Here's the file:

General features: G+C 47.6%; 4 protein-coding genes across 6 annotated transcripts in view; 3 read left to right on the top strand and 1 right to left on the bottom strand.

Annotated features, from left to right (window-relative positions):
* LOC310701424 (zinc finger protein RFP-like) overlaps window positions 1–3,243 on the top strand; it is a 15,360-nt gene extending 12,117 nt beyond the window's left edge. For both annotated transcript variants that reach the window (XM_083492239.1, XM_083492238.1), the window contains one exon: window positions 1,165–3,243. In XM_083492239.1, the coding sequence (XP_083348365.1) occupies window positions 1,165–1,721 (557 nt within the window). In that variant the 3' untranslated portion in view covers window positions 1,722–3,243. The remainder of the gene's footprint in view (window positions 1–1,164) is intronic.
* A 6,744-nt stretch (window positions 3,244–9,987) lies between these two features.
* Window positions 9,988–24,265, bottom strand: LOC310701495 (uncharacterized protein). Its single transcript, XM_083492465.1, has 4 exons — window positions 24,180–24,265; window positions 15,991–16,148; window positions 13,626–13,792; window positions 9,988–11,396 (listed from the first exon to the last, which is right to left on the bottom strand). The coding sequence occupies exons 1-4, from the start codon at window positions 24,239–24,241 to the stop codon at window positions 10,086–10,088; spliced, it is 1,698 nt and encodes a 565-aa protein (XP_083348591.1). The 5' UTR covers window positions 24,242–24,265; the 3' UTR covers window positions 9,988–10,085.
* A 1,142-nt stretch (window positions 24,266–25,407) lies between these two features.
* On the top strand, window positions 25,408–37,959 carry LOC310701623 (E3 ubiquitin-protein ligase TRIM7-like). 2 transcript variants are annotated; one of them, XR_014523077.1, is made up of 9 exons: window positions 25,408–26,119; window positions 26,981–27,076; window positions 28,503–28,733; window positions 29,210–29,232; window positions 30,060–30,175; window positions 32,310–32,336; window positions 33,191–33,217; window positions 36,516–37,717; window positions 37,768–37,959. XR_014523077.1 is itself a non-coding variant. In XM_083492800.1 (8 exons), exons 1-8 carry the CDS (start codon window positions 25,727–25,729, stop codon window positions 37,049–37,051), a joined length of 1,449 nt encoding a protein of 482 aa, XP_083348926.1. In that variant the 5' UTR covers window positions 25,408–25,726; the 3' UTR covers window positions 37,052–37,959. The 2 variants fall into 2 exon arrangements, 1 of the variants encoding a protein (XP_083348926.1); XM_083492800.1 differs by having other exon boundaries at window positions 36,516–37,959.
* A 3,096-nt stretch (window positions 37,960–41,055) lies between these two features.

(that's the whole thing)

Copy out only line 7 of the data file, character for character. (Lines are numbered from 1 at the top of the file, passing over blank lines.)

* On the top strand, window positions 25,408–37,959 carry LOC310701623 (E3 ubiquitin-protein ligase TRIM7-like). 2 transcript variants are annotated; one of them, XR_014523077.1, is made up of 9 exons: window positions 25,408–26,119; window positions 26,981–27,076; window positions 28,503–28,733; window positions 29,210–29,232; window positions 30,060–30,175; window positions 32,310–32,336; window positions 33,191–33,217; window positions 36,516–37,717; window positions 37,768–37,959. XR_014523077.1 is itself a non-coding variant. In XM_083492800.1 (8 exons), exons 1-8 carry the CDS (start codon window positions 25,727–25,729, stop codon window positions 37,049–37,051), a joined length of 1,449 nt encoding a protein of 482 aa, XP_083348926.1. In that variant the 5' UTR covers window positions 25,408–25,726; the 3' UTR covers window positions 37,052–37,959. The 2 variants fall into 2 exon arrangements, 1 of the variants encoding a protein (XP_083348926.1); XM_083492800.1 differs by having other exon boundaries at window positions 36,516–37,959.